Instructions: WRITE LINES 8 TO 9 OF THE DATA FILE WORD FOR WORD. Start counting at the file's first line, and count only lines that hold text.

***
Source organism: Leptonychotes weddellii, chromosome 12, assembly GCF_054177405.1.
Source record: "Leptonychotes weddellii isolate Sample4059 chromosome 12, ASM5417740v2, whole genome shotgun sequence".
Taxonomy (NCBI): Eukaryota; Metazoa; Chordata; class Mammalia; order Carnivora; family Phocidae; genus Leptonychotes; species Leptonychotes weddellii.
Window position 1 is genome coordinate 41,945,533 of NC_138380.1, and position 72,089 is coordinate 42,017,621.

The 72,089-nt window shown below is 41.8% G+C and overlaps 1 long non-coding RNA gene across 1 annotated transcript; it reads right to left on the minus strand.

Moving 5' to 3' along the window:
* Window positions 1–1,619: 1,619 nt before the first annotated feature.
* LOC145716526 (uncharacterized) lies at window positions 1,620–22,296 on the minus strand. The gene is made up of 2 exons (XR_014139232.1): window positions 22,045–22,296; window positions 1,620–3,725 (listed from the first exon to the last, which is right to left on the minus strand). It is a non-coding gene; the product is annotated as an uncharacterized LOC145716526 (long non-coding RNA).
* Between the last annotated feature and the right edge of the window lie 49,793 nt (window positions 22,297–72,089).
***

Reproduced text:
* LOC145716526 (uncharacterized) lies at window positions 1,620–22,296 on the minus strand. The gene is made up of 2 exons (XR_014139232.1): window positions 22,045–22,296; window positions 1,620–3,725 (listed from the first exon to the last, which is right to left on the minus strand). It is a non-coding gene; the product is annotated as an uncharacterized LOC145716526 (long non-coding RNA).
* Between the last annotated feature and the right edge of the window lie 49,793 nt (window positions 22,297–72,089).